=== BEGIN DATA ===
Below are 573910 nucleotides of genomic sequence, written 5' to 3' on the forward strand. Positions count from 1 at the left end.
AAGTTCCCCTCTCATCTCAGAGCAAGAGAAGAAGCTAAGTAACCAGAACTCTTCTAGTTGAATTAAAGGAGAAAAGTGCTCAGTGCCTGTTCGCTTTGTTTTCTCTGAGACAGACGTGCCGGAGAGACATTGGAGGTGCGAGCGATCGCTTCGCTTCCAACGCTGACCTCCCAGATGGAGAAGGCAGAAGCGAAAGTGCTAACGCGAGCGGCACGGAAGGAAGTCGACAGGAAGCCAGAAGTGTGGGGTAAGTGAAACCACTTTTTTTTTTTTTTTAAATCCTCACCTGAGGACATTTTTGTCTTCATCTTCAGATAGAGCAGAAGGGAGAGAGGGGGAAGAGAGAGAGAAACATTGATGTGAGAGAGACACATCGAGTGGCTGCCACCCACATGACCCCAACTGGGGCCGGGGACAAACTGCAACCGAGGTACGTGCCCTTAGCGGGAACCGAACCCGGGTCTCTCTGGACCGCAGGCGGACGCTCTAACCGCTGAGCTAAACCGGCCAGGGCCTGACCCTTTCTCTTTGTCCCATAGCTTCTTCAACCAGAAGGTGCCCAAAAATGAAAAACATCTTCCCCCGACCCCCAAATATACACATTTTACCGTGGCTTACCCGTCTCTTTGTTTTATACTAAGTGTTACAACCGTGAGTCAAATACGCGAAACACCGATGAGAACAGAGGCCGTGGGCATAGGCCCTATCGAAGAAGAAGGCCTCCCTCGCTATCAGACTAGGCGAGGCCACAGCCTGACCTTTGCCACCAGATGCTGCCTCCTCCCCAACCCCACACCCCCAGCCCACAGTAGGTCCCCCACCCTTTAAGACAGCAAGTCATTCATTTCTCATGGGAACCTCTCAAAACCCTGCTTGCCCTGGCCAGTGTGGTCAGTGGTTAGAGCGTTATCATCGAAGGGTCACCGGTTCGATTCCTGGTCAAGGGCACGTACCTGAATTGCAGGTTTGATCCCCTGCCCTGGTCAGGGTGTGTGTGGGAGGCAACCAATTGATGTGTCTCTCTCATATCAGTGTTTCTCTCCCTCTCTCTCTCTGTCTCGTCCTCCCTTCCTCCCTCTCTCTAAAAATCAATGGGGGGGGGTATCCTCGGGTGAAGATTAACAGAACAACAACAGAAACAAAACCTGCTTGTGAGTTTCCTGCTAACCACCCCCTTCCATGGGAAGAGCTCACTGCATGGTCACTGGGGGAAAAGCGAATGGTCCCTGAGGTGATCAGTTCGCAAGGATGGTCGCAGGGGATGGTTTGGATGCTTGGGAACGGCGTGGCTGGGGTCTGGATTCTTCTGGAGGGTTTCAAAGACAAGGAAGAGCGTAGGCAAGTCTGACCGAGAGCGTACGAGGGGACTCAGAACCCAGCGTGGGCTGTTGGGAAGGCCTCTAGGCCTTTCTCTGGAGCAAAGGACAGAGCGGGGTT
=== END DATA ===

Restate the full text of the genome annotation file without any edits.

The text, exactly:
Below are 573910 nucleotides of genomic sequence, written 5' to 3' on the forward strand. Positions count from 1 at the left end.
AAGTTCCCCTCTCATCTCAGAGCAAGAGAAGAAGCTAAGTAACCAGAACTCTTCTAGTTGAATTAAAGGAGAAAAGTGCTCAGTGCCTGTTCGCTTTGTTTTCTCTGAGACAGACGTGCCGGAGAGACATTGGAGGTGCGAGCGATCGCTTCGCTTCCAACGCTGACCTCCCAGATGGAGAAGGCAGAAGCGAAAGTGCTAACGCGAGCGGCACGGAAGGAAGTCGACAGGAAGCCAGAAGTGTGGGGTAAGTGAAACCACTTTTTTTTTTTTTTTAAATCCTCACCTGAGGACATTTTTGTCTTCATCTTCAGATAGAGCAGAAGGGAGAGAGGGGGAAGAGAGAGAGAAACATTGATGTGAGAGAGACACATCGAGTGGCTGCCACCCACATGACCCCAACTGGGGCCGGGGACAAACTGCAACCGAGGTACGTGCCCTTAGCGGGAACCGAACCCGGGTCTCTCTGGACCGCAGGCGGACGCTCTAACCGCTGAGCTAAACCGGCCAGGGCCTGACCCTTTCTCTTTGTCCCATAGCTTCTTCAACCAGAAGGTGCCCAAAAATGAAAAACATCTTCCCCCGACCCCCAAATATACACATTTTACCGTGGCTTACCCGTCTCTTTGTTTTATACTAAGTGTTACAACCGTGAGTCAAATACGCGAAACACCGATGAGAACAGAGGCCGTGGGCATAGGCCCTATCGAAGAAGAAGGCCTCCCTCGCTATCAGACTAGGCGAGGCCACAGCCTGACCTTTGCCACCAGATGCTGCCTCCTCCCCAACCCCACACCCCCAGCCCACAGTAGGTCCCCCACCCTTTAAGACAGCAAGTCATTCATTTCTCATGGGAACCTCTCAAAACCCTGCTTGCCCTGGCCAGTGTGGTCAGTGGTTAGAGCGTTATCATCGAAGGGTCACCGGTTCGATTCCTGGTCAAGGGCACGTACCTGAATTGCAGGTTTGATCCCCTGCCCTGGTCAGGGTGTGTGTGGGAGGCAACCAATTGATGTGTCTCTCTCATATCAGTGTTTCTCTCCCTCTCTCTCTCTGTCTCGTCCTCCCTTCCTCCCTCTCTCTAAAAATCAATGGGGGGGGGTATCCTCGGGTGAAGATTAACAGAACAACAACAGAAACAAAACCTGCTTGTGAGTTTCCTGCTAACCACCCCCTTCCATGGGAAGAGCTCACTGCATGGTCACTGGGGGAAAAGCGAATGGTCCCTGAGGTGATCAGTTCGCAAGGATGGTCGCAGGGGATGGTTTGGATGCTTGGGAACGGCGTGGCTGGGGTCTGGATTCTTCTGGAGGGTTTCAAAGACAAGGAAGAGCGTAGGCAAGTCTGACCGAGAGCGTACGAGGGGACTCAGAACCCAGCGTGGGCTGTTGGGAAGGCCTCTAGGCCTTTCTCTGGAGCAAAGGACAGAGCGGGGTT